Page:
Macquarie University
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Australian Educators’ Use of Children’s Heritage Language in Early Childhood Services: Facilitators and Barriers

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posted on 2024-03-13, 00:14 authored by Mingjun Tang

The Early Years Learning Framework V2.0 (EYLF) provides the foundation for centre-based early childhood learning and teaching across Australia. The EYLF explicitly recommends practices for educators, such as learning some key words from children’s heritage language (HL) and using those words when talking to children. Despite clear national endorsement and advice, there are inconsistencies in the use of HL with children in Australian early childhood services. This study aimed to examine the facilitators and barriers to educators’ use of HL with multilingual children and parents in early childhood services.

A mixed-method approach was employed in this study. An online survey captured information on educators’ demographics, self-reported fluency in languages other than English (multilingual competence) and use of HL with children and parents. Open questions from the online survey provided insights into the benefits and challenges of using HL, as well as solutions, as identified by educators. An interview then allowed for an in-depth discussion. Analysis of closed questions indicated a significant association between educators’ reported language fluency and use of HL with multilingual children and parents. Semantic analysis of open-ended survey questions revealed that although educators recognised the importance of using HL in promoting a sense of belonging for children, they faced significant challenges, such as a lack of proficiency in HL, parent’s aspirations for using English with children and colleague’s negative attitude towards multilingualism. Five themes emerged after the thematic analysis of interviews with four highly educated multilingual educators: centre’s culture, language (mis) match, parents’ characteristics, educator's philosophy, and professional role. This study reveals the important role of educators’ multilingual competence and a whole-centre approach in supporting multilingual families, where staff team, leaders and management at the centre have to work collaboratively on endorsing multilingualism. Recommendations for multilingualism in the Australian early childhood workforce are discussed.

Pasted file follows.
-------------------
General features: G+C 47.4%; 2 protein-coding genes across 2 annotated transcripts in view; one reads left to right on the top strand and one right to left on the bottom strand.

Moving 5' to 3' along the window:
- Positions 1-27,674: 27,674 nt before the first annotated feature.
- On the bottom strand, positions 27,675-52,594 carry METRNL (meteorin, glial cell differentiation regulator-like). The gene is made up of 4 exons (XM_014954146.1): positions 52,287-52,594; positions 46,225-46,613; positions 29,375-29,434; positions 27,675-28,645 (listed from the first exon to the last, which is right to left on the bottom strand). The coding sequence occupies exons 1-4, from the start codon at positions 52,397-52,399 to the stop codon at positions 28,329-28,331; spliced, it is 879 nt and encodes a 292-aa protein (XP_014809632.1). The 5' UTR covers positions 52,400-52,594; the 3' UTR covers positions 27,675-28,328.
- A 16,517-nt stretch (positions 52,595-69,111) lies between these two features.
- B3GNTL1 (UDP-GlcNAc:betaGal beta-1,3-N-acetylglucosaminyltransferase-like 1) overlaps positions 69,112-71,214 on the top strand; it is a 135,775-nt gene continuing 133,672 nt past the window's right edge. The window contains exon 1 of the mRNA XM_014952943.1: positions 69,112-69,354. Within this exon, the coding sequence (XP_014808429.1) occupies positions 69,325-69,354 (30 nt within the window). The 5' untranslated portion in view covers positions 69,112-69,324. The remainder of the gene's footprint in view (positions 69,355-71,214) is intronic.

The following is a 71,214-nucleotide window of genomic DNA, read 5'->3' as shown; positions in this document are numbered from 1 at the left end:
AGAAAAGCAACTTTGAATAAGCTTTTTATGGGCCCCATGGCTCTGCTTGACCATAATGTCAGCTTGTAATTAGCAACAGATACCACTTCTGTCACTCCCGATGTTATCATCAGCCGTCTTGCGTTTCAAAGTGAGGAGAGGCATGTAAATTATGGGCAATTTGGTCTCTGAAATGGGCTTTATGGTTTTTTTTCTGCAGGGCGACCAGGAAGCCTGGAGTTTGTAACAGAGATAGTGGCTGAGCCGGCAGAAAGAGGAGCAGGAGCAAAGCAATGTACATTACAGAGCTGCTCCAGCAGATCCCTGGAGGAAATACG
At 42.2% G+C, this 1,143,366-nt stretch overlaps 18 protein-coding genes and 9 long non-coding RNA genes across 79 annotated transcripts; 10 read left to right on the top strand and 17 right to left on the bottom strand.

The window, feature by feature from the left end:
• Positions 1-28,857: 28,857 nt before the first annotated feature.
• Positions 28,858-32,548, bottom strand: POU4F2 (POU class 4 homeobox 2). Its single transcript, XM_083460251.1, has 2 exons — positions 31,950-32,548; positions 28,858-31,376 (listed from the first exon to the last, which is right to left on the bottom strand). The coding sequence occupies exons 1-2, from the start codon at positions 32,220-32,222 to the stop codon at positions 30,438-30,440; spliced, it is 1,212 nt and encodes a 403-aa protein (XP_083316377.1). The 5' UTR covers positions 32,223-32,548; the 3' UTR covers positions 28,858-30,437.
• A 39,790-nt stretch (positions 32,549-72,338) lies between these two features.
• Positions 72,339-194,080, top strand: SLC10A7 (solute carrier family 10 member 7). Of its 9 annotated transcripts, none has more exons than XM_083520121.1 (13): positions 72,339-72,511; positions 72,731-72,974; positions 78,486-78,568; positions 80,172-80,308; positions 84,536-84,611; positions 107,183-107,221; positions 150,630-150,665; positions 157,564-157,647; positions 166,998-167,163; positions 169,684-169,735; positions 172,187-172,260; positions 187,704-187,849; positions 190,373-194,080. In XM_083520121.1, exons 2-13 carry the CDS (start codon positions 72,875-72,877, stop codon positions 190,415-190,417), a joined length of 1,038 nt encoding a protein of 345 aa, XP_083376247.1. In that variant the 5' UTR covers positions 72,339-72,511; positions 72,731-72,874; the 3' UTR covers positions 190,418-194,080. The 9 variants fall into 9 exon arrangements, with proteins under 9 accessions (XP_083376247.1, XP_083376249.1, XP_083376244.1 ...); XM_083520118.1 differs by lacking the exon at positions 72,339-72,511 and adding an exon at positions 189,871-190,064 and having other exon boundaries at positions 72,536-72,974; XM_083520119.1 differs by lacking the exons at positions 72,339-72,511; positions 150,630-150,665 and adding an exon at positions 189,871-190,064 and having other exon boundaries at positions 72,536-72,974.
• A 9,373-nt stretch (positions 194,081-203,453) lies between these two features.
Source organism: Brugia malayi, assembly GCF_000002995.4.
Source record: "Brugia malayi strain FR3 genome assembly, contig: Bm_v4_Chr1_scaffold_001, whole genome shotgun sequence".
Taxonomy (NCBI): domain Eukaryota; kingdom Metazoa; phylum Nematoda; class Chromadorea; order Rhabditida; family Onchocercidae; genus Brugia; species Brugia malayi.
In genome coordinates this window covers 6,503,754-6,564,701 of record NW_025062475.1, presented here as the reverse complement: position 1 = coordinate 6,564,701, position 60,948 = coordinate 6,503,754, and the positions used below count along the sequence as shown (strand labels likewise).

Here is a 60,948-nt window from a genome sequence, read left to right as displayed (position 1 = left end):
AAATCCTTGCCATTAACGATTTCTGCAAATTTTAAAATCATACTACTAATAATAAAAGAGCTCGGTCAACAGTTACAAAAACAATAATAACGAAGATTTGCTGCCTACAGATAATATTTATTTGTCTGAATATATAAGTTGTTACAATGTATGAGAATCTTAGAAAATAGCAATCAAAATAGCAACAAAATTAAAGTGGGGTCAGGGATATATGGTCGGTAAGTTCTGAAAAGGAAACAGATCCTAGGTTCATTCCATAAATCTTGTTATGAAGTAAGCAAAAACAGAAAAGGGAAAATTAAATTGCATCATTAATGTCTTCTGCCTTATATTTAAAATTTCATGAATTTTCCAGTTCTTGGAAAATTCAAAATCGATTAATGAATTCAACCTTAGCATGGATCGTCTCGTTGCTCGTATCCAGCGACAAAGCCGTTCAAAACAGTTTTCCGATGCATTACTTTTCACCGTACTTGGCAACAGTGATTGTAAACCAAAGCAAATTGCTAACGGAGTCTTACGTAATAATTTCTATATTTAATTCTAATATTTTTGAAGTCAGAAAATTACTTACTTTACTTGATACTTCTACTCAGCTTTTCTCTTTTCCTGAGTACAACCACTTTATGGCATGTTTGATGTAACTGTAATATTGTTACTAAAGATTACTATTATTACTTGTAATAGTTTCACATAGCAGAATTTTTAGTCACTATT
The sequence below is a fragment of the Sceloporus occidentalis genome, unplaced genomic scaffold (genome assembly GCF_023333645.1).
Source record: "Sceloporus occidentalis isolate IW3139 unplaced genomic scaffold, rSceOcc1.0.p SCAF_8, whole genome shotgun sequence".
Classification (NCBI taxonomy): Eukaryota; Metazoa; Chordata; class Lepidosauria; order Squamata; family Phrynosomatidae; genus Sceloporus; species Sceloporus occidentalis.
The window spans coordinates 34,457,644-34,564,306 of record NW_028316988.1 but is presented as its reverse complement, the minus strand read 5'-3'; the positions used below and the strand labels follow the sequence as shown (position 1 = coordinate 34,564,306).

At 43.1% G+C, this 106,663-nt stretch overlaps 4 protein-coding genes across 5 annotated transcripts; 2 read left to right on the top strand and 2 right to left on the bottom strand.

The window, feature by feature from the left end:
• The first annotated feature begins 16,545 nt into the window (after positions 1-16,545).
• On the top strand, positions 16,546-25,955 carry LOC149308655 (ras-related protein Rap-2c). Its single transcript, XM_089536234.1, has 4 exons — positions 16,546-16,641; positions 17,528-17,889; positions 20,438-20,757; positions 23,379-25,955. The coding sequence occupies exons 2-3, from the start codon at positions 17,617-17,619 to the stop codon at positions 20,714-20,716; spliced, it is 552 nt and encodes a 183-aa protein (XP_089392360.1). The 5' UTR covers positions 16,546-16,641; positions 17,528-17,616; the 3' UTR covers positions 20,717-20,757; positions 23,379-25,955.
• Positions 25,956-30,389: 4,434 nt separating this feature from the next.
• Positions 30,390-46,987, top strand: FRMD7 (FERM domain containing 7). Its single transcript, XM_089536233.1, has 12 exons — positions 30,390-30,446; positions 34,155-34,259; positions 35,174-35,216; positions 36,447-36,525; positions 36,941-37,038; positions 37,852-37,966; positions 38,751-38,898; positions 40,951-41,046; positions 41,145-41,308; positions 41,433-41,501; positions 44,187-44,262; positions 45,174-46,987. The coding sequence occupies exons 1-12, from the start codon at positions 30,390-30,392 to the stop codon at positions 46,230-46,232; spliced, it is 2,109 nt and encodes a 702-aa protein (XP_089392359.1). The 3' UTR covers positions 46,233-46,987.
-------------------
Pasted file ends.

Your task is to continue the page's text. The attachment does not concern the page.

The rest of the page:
Table of Contents

Chapter 1. Introduction -- Chapter 2. Literature Review -- Chapter 3. Methodology -- Chapter 4. Results -- Chapter 5. Discussion -- References -- Appendices

Awarding Institution

Macquarie University

Degree Type

Thesis MRes


Master of Research

Department, Centre or School

Macquarie School of Education

Year of Award


Principal Supervisor

Shirley Wyver

Additional Supervisor 1

Nan Xu Rattanasone


Copyright: The Author Copyright disclaimer:






206 pages

Former Identifiers

AMIS ID: 314836

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